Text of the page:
Tuesday, July 26, 2005

European Musicians Eclipse US Jazz Artists?


The high level of skill and artistic merit of European jazz musicians is nothing new. Manfred Eicher made a career out of that very thing in the 1970's with his ground breaking ECM label, and artists like Jan Garbarek and the like. But lately, I've really been struck by the great quality of music coming out of Europe, from musicians most US listeners have likely never heard of, music that often eclipses the biggest American jazz names today.

Case in point - the relatively new Italian jazz label CAM Jazz. Talk about some exquisite records, featuring the likes of Enrico Pieranunzi, Enrico Rava, Salvatore Bonafede, and Americans Chris Potter, Paul Motian, Charlie Haden and others! Pieranunzi's touch at the piano rivals that of Brad Mehldau or Fred Hersch, and offers its own sublime lyricism that makes one wonder why he isn't a household name in US jazz circles. Two excellent new cds by Enrico Rava just arrived on my desk from this label this week, and they're really captivated my ears, something that not a lot of records do.

The records on CAM Jazz aren't alone, there's music from folks like Martijn Van Iterson, Yuri Honig, Amina Figarova, Rob Van Bavel, Tineke Postma, Tord Gustavsen, Biréli Lagrène and many others, all who just seem to be interested in making good music, and blow away a lot of far more well known US based musicians. This is not to say that US musicians across the board are in a slump, as excellent new albums by Joe Lovano, Bill Charlap, Dave Holland, Mulgrew Miller, Hank Jones, and Wayne Shorter, etc make clear. But a lot of US musicians seem more concerned (and thus sound more forced and contrived) about working on their public image, or consciously trying to innovate, and thus not doing much of either. Right now, we have a whole generation of musicians who had been cast by the jazz media as "young lions", who now are neither young, nor especially "lion like" in their playing. Confined artistically by the world created for them by their record company PR types, they are, with a couple of exceptions, trying to "reinvent" themselves, by wearing new clothes, plugging their trumpets into wha wha pedals, and striking mean looking poses wear sunglasses from the Miles Davis collection circa 1970. It's as if, stung by the criticism that they were trying to re-invent jazz circa 1965, they are now determined to do something totally different, reinvent the jazz of 1975! I'm not saying new albums by Terence Blanchard and Joshua Redman are bad, they aren't. But they don't speak to me like the new records from the relatively unknown players from Europe are as of late. Even the electric stuff coming from Europe sounds more fresh, and less a remake of Bitches Brew or Eddie Harris than a lot of the new "innovative" records from US musicians. A lot of US musicians also seem to dilute their focus, with a multitude of interesting, but not really captivating side projects (something I'll discuss at length in a few days), that lead to something akin to musical attention deficit disorder!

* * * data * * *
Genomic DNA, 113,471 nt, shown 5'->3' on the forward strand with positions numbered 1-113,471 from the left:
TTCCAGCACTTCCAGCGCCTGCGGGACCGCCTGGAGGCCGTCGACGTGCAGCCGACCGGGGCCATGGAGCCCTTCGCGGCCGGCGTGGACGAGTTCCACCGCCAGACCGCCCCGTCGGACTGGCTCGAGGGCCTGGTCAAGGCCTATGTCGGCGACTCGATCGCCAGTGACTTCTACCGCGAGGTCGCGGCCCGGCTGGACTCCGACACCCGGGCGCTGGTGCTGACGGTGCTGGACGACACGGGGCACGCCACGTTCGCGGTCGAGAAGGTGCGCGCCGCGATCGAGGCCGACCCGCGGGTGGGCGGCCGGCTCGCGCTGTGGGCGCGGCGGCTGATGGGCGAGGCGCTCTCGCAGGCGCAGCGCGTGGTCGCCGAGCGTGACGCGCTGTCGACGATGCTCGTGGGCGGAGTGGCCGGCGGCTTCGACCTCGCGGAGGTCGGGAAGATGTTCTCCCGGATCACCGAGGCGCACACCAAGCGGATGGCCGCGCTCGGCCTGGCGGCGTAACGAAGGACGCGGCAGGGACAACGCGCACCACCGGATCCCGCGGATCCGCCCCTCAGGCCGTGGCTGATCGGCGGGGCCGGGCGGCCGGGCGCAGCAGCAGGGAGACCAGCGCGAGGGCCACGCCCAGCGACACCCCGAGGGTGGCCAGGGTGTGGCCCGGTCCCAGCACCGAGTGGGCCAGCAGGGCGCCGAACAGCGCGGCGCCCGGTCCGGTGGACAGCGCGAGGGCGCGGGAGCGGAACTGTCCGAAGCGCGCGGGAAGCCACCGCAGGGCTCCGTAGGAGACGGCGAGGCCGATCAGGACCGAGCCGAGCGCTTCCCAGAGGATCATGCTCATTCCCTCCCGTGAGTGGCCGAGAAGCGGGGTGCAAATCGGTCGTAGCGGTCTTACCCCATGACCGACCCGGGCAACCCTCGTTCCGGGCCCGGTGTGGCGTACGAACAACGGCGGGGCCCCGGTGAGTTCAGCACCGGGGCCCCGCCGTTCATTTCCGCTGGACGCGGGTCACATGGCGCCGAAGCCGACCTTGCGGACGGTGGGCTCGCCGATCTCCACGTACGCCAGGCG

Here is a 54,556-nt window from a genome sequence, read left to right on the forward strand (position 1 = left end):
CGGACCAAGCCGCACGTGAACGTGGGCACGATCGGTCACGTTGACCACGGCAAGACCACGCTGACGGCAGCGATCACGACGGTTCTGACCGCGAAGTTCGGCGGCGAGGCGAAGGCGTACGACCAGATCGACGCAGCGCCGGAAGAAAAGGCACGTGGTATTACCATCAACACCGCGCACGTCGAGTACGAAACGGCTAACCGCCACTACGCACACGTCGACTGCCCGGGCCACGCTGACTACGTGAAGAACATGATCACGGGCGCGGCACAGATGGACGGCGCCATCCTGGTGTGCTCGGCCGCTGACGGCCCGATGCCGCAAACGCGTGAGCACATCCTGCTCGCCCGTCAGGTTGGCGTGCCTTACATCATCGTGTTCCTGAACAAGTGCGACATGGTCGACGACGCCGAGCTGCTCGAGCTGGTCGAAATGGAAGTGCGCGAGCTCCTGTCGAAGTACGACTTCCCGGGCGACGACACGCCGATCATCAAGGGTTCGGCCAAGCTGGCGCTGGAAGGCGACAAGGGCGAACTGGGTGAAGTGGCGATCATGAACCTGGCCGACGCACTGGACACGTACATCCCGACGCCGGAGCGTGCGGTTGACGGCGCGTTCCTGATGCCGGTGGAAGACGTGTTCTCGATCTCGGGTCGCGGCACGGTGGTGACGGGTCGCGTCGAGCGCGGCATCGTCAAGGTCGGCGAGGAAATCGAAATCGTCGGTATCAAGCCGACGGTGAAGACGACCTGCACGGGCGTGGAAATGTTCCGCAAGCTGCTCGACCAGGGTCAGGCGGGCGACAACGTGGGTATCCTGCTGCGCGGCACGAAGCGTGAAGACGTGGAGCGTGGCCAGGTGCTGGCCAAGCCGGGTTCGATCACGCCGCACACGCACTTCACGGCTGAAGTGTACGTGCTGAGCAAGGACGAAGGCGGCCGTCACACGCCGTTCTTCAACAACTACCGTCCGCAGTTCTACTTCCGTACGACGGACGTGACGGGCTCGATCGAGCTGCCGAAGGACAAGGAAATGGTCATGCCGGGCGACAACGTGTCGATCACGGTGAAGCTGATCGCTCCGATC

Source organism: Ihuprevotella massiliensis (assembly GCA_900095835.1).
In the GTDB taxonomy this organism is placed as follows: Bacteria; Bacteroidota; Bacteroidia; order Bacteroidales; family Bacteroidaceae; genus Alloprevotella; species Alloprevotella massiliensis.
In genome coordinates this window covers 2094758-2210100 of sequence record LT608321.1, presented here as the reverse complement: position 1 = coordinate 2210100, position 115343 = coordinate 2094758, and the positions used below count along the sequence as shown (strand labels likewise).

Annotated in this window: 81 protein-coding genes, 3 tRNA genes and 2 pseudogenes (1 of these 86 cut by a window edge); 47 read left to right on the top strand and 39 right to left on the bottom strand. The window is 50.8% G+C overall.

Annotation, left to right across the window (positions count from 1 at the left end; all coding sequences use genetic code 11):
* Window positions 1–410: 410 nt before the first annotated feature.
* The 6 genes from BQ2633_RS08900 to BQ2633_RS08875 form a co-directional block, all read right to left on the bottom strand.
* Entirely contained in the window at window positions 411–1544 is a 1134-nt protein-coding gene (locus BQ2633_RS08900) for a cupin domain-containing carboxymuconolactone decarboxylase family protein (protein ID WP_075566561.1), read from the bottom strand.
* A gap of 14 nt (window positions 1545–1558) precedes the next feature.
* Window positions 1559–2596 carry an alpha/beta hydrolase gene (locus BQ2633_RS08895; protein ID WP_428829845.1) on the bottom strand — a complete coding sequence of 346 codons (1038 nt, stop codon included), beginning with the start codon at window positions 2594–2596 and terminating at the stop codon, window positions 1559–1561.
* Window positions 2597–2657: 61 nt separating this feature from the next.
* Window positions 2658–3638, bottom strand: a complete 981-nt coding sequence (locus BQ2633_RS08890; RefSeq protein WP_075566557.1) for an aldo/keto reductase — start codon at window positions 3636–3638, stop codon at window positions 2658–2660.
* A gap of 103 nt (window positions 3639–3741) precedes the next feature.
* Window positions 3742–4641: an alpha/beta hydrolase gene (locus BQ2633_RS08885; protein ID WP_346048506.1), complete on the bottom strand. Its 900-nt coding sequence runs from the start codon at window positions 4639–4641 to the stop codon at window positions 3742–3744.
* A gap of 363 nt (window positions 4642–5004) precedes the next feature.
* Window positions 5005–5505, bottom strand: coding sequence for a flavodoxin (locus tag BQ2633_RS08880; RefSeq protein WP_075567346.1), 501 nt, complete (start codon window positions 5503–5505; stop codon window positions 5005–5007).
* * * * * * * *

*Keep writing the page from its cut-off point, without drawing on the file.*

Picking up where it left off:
Again, I'm not saying that all European jazz is better than all American jazz. The players themselves often appear on each other's records, and music as they say knows no boundaries. But there seems to be a lot more focus on making really good, serious, and really well crafted jazz among the best European musicians, than there is across the pond, with their more well known peers.

-note- I neglected to mention British jazz label Dune, which has some very fine and innovative records from the likes of Denys Baptiste and Soweto Kinch that also deserve recognition.

5 Comments:

Blogger Mwanji Ezana said...

Interesting points.

I think that it goes back to, rather than the EU-US split, the depth, diversity, fragmentation and globalisation of jazz and the jazz scenes. I'd rather talk about this generally, as the EU vs. US thing is still quite ideologically charged.

That said, I've felt for a number of years that European musicians were further along in the use of electronics, whether post-70s Miles or in a more organ combo/soul/funk vein. That said, I recently saw Ori Kaplan's Balkan Beatbox, which makes awesome use of electronics (beats, samples from a laptop) and integrates it with traditional instruments to great effect.

Alongside Kinch and Baptiste (both very good, IMO), you'd probably also like Polar Bear (www.polarbearmusic.com, but Amazon is probably a better source of info), if you don't know them already.

12:04 AM  
Anonymous BIRD said...

i kind of agree with joe. does any seriously minded jazzer want to listen to the junk put out on herbie's cd. i'm critical of herbie even though he may purchased "soul man" , a painting on my blog,
www.birdnestq,blogspot.com

9:41 PM  
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10:25 PM  
Anonymous Hans said...

Hi,
I think you do have a point about the quality of European Jazz musicians. I was lucky enough to join the new DVD recording session of Tineke Postma, Rob van Bavel and the like and I must say that their quality made me proud. Too much comparison is not good though. Nothing wrong with American Jazz. I saw both Pieranunzi an Mehldau within a couple of days timespace and both are fantastic but not better than one and other

2:38 AM  
Anonymous Hans said...

Hi,
I think you do have a point about the quality of European Jazz musicians. I was lucky enough to join the new DVD recording session of Tineke Postma, Rob van Bavel and the like and I must say that their quality made me proud. Too much comparison is not good though. Nothing wrong with American Jazz. I saw both Pieranunzi an Mehldau within a couple of days timespace and both are fantastic but not better than one and other
Hans
www.jazzpodium.nl

2:40 AM  

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